The year that I spent taking a self-portrait every day, I began to get bored of my own face and of our house and yard. Toward the end of that year, I found myself experimenting with composition, trying to tell stories that weren’t my own, that were projections (see above). The limitations forced me to become more creative. Every day, I struggled to choose just one photo. But the whole project was stronger because of it. I believe in limitations, in art and in life. Boundaries, strictures, rules, natural or artificial, make us work, make us choose, make us care.
This week, Brown’s article has me stopping myself from automatically picking up the camera. Asking, is this necessary? Or does it just add to the noise? (Hence, the recycled photos in this post …)
Maybe I photograph the moment because I’m caught up in wanting to do, do, do. Or maybe, sometimes, if I am to be honest, to distract me from what I’m stuck doing. Maybe it makes me feel less anxious about all I don’t understand. Maybe I photograph the moment because I am terminally nostalgic. Maybe because a photograph seems to make living itself more real, by committing it to images that give the illusion of permanence. And maybe, too, I’m looking for the larger narrative. I’m hopeful. I think I’ll find the story here, and that it will make sense. Maybe that’s what we’re all doing as we snap away with our digital cameras, creating too much, not knowing what to do with what we’ve made, nor how to keep it once we’ve got it.
Maybe the story comes in the curation afterward. The cull. The work. And also the pause, the stop, the stillness. That could make all the difference. I suppose it does.
One more thing: the photos I like best are the ones that are a bit askew, the mouth open or the eyes closed — something is not quite right, not quite perfect, and that makes it interesting.
This morning I got on my bike and went to the “county” track meet (ie. a bunch of schools competing, including both of my two older children’s).
The 800 metre start, girls, ages 9-12.
She ran most of the race in lane two. Oops. “Did you know it’s shorter if you run on the inside lane?” “What? Really?!” A real-life math problem.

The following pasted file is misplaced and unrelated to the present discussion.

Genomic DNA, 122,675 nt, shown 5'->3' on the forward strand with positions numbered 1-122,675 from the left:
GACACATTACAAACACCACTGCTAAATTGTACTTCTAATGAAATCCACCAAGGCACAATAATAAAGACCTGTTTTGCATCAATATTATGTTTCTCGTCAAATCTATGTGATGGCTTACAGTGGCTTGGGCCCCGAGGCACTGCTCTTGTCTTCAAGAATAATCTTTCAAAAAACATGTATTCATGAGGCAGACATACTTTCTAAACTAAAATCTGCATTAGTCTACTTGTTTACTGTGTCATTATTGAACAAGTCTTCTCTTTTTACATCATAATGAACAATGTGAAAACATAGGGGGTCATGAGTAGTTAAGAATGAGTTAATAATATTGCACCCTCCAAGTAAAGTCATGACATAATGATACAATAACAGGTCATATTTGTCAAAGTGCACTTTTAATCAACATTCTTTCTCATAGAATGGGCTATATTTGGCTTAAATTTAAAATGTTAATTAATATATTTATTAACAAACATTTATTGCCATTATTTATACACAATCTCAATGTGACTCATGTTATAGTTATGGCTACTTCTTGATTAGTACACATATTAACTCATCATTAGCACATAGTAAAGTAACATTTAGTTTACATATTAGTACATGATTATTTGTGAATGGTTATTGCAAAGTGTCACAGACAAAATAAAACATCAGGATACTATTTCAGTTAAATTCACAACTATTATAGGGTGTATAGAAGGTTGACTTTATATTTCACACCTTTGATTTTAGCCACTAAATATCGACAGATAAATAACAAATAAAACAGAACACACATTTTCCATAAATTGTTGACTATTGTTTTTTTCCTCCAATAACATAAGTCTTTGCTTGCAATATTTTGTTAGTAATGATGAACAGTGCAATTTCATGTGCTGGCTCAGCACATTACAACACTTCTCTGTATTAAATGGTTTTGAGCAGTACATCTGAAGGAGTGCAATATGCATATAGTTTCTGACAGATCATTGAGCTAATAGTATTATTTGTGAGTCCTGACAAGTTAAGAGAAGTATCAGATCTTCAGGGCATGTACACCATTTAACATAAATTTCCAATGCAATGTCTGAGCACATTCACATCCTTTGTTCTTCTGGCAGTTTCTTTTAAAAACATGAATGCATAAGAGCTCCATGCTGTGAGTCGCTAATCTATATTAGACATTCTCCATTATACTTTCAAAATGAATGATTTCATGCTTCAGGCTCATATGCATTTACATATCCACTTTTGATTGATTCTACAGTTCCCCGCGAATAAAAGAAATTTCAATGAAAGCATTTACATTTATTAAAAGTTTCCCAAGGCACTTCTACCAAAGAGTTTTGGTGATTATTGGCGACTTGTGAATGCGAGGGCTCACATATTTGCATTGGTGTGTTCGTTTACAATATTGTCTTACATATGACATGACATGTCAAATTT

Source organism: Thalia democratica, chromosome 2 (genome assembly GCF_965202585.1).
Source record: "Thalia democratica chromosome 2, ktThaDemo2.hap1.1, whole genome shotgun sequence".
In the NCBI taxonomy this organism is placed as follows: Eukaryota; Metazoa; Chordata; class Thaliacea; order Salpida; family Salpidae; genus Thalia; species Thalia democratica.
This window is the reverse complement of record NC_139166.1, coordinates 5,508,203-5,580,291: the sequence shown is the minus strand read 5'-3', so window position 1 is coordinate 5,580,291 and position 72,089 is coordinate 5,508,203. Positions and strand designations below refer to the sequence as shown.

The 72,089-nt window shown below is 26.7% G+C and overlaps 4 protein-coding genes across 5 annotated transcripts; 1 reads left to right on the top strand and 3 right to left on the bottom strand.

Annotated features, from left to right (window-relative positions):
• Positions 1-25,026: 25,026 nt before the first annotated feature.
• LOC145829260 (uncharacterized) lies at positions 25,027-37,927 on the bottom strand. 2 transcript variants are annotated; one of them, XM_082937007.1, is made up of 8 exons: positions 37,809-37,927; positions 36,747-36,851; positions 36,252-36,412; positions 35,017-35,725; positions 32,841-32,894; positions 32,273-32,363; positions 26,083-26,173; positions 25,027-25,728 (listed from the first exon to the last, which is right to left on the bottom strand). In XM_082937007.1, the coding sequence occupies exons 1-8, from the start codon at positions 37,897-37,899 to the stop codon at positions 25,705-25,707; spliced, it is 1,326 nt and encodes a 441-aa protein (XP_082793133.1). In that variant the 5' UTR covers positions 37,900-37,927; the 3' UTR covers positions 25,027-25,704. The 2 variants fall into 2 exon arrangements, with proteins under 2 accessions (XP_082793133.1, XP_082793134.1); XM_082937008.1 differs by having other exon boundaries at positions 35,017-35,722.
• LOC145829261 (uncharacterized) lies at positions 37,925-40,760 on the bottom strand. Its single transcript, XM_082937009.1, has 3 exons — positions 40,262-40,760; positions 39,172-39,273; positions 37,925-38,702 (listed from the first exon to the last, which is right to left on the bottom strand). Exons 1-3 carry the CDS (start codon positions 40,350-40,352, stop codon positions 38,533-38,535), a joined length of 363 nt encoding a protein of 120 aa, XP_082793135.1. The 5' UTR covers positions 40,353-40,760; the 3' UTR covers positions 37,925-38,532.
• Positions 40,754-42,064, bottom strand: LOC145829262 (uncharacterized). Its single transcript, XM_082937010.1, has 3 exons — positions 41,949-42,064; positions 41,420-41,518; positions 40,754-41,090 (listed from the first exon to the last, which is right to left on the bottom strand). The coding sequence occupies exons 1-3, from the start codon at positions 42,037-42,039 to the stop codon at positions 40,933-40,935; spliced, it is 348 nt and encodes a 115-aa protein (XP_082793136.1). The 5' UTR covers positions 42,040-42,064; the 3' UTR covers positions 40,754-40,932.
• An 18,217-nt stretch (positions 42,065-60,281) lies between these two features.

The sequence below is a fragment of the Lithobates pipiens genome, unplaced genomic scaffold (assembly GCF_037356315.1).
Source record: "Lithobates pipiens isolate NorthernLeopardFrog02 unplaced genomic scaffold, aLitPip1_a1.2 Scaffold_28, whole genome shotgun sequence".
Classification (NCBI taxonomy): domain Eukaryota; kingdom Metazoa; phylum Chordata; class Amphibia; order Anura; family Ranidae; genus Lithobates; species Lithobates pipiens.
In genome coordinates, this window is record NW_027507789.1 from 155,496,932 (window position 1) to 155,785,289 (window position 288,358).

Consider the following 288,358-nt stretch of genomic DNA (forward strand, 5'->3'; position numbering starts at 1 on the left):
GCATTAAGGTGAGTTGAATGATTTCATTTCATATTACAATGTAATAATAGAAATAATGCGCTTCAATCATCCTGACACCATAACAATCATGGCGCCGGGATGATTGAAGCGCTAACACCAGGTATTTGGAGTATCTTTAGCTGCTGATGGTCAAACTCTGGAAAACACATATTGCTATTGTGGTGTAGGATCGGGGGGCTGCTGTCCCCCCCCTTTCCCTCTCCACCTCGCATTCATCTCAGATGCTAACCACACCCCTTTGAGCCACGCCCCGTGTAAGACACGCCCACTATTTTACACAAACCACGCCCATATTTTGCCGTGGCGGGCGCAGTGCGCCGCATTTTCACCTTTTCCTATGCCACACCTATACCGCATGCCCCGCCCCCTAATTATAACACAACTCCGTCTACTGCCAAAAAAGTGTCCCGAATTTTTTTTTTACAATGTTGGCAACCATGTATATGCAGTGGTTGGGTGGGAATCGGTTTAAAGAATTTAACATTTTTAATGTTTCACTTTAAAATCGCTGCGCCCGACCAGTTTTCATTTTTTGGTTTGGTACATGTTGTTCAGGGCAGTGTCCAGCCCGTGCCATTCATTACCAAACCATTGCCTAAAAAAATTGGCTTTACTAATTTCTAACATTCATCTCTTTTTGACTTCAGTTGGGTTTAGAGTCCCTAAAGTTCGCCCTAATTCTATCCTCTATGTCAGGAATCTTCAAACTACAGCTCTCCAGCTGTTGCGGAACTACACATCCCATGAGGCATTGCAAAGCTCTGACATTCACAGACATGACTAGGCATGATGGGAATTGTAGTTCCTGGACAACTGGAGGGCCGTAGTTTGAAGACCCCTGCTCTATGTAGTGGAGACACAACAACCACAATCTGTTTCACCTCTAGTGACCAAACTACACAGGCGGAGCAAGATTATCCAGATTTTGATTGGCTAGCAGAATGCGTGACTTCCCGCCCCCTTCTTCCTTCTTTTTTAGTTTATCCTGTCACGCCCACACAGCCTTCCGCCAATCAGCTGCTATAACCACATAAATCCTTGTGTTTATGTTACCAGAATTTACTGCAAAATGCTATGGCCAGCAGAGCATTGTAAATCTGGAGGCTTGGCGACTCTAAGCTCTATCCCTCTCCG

A hard-run race. I think she was a little disappointed with her end result, but every race is a learning experience. And she ran her heart out! Proud mama.
Tug-of-war. Not so many photos of this child. I was picking up a please-don’t-embarrass-me-mom vibe. Which I get. I’m so sympathetic and can totally feel it, too. Of course I’m going to say something dorky in front of his friends! I remember this age so clearly myself and instinctively want to give him space. Then I wonder: am I giving him too much space and he won’t know that I care? You know?
Then I got on my bike and went to the kindergarten picnic.
We shared our sandwiches (his idea).
The kids performed songs. When it was time to say goodbye, I got so many kisses, so many hugs; it was hard parting. Such a different stage.
And I got on my bike and went back to the track. (My ankle doesn’t hurt on my bike. Yay! Plus I’d forgotten how fun it is to cycle around the city.) Kevin had arrived in my absence, live-texting me results of events I was missing. We both got to watch the relays.
Then I got on my bike and went home.
Found, yesterday, amongst the masses of work brought home from school.
“Who? Carrie Snyder: Author of the GG nominated Juliet Stories and, my mom.
“What? I can learn alot from mom including work hard and you can acheive anything, follow your dreams, or whims depending on which you have. Nothing is really that impossible if you really want it. And are willing to pour your life into it.
“Where/when? At the book launch in 2012, when the story became a book.
“Why? Writing a book with four kids is not easy. The Juliet Stories took seven years to write. It takes an amazing woman with great patience to do that. She sets goals and acheives them. Aside from that she is a very happy person with a big family and a big heart. She is also a runner and marathonist and triathlete. If you don’t think she is successful, I would like to hear what is.”
I don’t know what life is all about, except that it’s for living. Yesterday was a down day. The puffy ankle wasn’t helping. I was feeling pessimistic. I was remembering that the nature of being a writer is being dissatisfied. That’s what gives you the push to keep creating. It’s a sense of needing to do more. I was remembering that I write out of a painful mixture of confidence and doubt, and that it never seems to become easy (not the writing itself, which is frequently joyful, but everything surrounding it). And then I found this. My child was mirroring back to me things I couldn’t see or appreciate for myself. I hope to mirror to my children the same: love and belief and admiration.
We’ve entered end-of-school-year madness. I added to the madness by turning my ankle in Sunday evening’s soccer game, which we won short-handed, and so it was worth it. Right? Priorities, Carrie, priorities. I actually heard my ankle make a snapping sound as I landed on the grass, and so did the woman with whom I’d collided, and she looked at me, lying in the grass, and said, “Um, are you okay?” and I said, “Yeah, I don’t know.” In fact, it didn’t hurt, and still doesn’t, just feels stiff and is swollen. I’m taking a few days off to see how it heals, but so far my body seems to know what it’s doing. I’m icing it, resting it, and I promise not to play on it until it’s healed. Promise. Okay? Because I’d like to play all summer, please.